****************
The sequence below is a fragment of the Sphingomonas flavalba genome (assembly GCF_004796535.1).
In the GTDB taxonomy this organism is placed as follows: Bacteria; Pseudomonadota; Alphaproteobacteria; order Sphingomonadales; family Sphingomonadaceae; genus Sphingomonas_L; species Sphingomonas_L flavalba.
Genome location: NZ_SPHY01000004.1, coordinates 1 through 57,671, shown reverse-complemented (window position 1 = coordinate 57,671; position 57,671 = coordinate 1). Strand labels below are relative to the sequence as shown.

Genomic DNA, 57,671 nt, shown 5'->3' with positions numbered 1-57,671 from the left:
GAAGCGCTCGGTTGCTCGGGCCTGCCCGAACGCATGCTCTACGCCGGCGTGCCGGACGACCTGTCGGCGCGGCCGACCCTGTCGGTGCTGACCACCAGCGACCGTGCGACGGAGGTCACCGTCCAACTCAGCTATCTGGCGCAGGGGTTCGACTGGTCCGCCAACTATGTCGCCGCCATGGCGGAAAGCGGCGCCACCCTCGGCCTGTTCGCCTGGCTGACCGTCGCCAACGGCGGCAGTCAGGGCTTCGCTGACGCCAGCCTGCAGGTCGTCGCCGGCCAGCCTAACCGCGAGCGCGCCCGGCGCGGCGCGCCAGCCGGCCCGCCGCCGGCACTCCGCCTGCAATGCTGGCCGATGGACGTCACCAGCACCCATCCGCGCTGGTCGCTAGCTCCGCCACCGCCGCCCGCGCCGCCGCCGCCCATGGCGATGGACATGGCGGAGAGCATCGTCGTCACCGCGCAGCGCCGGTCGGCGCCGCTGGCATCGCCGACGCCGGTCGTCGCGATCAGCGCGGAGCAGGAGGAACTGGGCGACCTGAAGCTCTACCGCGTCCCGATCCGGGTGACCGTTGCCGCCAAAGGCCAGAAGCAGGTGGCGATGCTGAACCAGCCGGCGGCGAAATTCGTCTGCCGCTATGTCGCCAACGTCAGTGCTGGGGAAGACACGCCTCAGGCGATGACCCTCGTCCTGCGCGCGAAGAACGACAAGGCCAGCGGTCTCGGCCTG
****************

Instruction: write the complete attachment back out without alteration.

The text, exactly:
The sequence below is a fragment of the Sphingomonas flavalba genome (assembly GCF_004796535.1).
In the GTDB taxonomy this organism is placed as follows: Bacteria; Pseudomonadota; Alphaproteobacteria; order Sphingomonadales; family Sphingomonadaceae; genus Sphingomonas_L; species Sphingomonas_L flavalba.
Genome location: NZ_SPHY01000004.1, coordinates 1 through 57,671, shown reverse-complemented (window position 1 = coordinate 57,671; position 57,671 = coordinate 1). Strand labels below are relative to the sequence as shown.

Genomic DNA, 57,671 nt, shown 5'->3' with positions numbered 1-57,671 from the left:
GAAGCGCTCGGTTGCTCGGGCCTGCCCGAACGCATGCTCTACGCCGGCGTGCCGGACGACCTGTCGGCGCGGCCGACCCTGTCGGTGCTGACCACCAGCGACCGTGCGACGGAGGTCACCGTCCAACTCAGCTATCTGGCGCAGGGGTTCGACTGGTCCGCCAACTATGTCGCCGCCATGGCGGAAAGCGGCGCCACCCTCGGCCTGTTCGCCTGGCTGACCGTCGCCAACGGCGGCAGTCAGGGCTTCGCTGACGCCAGCCTGCAGGTCGTCGCCGGCCAGCCTAACCGCGAGCGCGCCCGGCGCGGCGCGCCAGCCGGCCCGCCGCCGGCACTCCGCCTGCAATGCTGGCCGATGGACGTCACCAGCACCCATCCGCGCTGGTCGCTAGCTCCGCCACCGCCGCCCGCGCCGCCGCCGCCCATGGCGATGGACATGGCGGAGAGCATCGTCGTCACCGCGCAGCGCCGGTCGGCGCCGCTGGCATCGCCGACGCCGGTCGTCGCGATCAGCGCGGAGCAGGAGGAACTGGGCGACCTGAAGCTCTACCGCGTCCCGATCCGGGTGACCGTTGCCGCCAAAGGCCAGAAGCAGGTGGCGATGCTGAACCAGCCGGCGGCGAAATTCGTCTGCCGCTATGTCGCCAACGTCAGTGCTGGGGAAGACACGCCTCAGGCGATGACCCTCGTCCTGCGCGCGAAGAACGACAAGGCCAGCGGTCTCGGCCTG